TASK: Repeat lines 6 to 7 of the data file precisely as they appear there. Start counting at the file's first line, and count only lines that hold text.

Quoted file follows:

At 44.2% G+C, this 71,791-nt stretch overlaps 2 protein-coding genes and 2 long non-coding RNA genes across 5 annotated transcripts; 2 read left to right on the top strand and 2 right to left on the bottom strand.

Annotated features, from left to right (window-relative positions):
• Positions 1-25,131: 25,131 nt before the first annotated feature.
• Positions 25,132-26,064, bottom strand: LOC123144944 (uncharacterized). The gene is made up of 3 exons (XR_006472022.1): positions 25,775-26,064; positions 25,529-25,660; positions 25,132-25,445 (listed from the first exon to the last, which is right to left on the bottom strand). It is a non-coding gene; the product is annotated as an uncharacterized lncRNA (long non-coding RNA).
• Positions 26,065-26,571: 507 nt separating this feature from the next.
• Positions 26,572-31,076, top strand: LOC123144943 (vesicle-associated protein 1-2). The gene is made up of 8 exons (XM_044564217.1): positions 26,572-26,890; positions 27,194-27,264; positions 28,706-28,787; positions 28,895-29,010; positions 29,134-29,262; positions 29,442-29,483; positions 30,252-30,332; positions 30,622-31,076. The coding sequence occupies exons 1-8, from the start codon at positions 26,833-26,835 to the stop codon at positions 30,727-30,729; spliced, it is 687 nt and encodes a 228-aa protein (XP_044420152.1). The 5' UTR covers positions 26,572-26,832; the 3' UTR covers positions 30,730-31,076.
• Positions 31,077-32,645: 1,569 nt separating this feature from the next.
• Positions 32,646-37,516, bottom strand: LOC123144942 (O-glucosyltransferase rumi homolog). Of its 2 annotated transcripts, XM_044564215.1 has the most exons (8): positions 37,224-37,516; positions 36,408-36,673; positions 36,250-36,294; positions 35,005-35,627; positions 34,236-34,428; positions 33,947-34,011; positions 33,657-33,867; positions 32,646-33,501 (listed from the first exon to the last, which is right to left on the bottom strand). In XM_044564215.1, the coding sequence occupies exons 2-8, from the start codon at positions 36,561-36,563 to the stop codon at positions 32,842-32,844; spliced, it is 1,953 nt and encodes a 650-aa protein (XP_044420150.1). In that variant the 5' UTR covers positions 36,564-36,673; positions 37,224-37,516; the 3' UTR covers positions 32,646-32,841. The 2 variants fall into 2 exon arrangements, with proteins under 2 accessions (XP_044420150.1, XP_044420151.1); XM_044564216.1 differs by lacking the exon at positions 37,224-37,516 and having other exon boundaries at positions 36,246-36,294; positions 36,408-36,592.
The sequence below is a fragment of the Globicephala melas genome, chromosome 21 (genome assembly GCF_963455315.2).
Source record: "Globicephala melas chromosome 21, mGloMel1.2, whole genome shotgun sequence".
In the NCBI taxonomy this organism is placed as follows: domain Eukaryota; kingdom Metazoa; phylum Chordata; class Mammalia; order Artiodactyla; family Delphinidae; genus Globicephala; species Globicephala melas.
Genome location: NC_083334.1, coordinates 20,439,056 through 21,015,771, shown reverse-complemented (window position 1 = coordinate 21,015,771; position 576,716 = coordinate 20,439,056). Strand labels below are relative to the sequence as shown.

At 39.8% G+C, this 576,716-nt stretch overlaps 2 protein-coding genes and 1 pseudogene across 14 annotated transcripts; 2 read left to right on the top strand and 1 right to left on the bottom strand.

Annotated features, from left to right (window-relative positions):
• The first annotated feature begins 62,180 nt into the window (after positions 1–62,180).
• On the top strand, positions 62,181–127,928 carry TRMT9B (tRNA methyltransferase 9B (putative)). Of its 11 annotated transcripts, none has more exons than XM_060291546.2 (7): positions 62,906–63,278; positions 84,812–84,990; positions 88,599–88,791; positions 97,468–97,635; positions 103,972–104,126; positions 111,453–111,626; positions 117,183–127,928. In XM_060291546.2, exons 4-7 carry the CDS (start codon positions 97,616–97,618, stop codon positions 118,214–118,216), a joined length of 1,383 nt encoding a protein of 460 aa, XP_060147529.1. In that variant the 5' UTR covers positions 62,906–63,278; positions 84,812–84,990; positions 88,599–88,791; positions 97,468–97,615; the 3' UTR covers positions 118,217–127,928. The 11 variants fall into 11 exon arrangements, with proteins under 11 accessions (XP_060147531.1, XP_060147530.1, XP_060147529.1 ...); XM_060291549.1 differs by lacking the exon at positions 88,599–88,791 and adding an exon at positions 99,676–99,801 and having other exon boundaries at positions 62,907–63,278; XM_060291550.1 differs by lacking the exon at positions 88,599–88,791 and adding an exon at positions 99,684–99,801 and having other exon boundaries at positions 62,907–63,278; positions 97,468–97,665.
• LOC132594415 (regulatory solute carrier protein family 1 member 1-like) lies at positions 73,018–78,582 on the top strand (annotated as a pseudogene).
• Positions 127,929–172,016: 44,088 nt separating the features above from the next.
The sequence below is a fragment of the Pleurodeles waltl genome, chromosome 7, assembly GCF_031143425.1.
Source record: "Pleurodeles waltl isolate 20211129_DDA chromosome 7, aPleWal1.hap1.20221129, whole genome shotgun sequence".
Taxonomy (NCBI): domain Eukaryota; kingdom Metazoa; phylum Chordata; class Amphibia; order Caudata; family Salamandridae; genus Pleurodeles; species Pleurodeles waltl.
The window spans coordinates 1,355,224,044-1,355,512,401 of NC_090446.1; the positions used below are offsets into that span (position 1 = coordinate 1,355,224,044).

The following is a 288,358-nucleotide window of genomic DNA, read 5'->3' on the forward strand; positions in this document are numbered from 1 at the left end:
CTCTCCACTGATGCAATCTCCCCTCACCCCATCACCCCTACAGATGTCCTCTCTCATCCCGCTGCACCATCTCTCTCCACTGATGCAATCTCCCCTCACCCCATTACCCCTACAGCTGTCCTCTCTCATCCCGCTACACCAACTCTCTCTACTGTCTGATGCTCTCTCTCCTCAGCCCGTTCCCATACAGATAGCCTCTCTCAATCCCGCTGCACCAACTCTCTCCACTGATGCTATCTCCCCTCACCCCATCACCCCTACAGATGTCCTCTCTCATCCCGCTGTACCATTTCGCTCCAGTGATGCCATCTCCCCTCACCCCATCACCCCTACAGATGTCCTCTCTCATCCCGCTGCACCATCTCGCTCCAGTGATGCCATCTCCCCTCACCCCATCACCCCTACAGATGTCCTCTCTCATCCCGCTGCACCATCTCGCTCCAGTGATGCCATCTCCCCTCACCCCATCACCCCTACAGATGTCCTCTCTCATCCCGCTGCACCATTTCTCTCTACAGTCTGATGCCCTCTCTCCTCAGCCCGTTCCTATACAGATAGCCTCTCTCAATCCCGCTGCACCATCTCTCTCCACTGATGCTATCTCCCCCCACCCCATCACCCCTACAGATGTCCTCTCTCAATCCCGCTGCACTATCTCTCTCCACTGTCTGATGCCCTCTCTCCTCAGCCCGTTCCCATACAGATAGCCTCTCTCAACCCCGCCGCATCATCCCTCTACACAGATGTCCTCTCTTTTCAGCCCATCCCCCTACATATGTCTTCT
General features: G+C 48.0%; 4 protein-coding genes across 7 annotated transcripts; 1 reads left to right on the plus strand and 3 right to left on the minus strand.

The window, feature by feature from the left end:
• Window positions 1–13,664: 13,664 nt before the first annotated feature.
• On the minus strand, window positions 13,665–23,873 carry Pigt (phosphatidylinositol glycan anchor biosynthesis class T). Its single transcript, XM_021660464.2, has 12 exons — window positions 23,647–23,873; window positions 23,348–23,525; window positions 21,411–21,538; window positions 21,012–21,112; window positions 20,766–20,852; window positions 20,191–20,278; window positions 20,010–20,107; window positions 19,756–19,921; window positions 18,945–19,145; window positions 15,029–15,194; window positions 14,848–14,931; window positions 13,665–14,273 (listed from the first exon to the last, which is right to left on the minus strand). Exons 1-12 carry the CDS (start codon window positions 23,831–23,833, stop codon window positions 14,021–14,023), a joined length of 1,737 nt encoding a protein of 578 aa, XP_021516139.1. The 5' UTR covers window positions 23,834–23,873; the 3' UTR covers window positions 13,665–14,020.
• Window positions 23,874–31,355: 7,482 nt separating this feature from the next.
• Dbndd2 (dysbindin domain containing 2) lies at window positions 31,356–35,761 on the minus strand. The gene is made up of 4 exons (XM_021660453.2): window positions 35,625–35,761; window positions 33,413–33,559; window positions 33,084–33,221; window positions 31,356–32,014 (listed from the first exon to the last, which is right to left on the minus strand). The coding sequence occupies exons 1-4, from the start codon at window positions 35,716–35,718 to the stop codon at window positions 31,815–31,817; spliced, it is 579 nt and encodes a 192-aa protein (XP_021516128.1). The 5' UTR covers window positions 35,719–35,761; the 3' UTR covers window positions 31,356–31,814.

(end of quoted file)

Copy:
• Positions 26,572-31,076, top strand: LOC123144943 (vesicle-associated protein 1-2). The gene is made up of 8 exons (XM_044564217.1): positions 26,572-26,890; positions 27,194-27,264; positions 28,706-28,787; positions 28,895-29,010; positions 29,134-29,262; positions 29,442-29,483; positions 30,252-30,332; positions 30,622-31,076. The coding sequence occupies exons 1-8, from the start codon at positions 26,833-26,835 to the stop codon at positions 30,727-30,729; spliced, it is 687 nt and encodes a 228-aa protein (XP_044420152.1). The 5' UTR covers positions 26,572-26,832; the 3' UTR covers positions 30,730-31,076.
• Positions 31,077-32,645: 1,569 nt separating this feature from the next.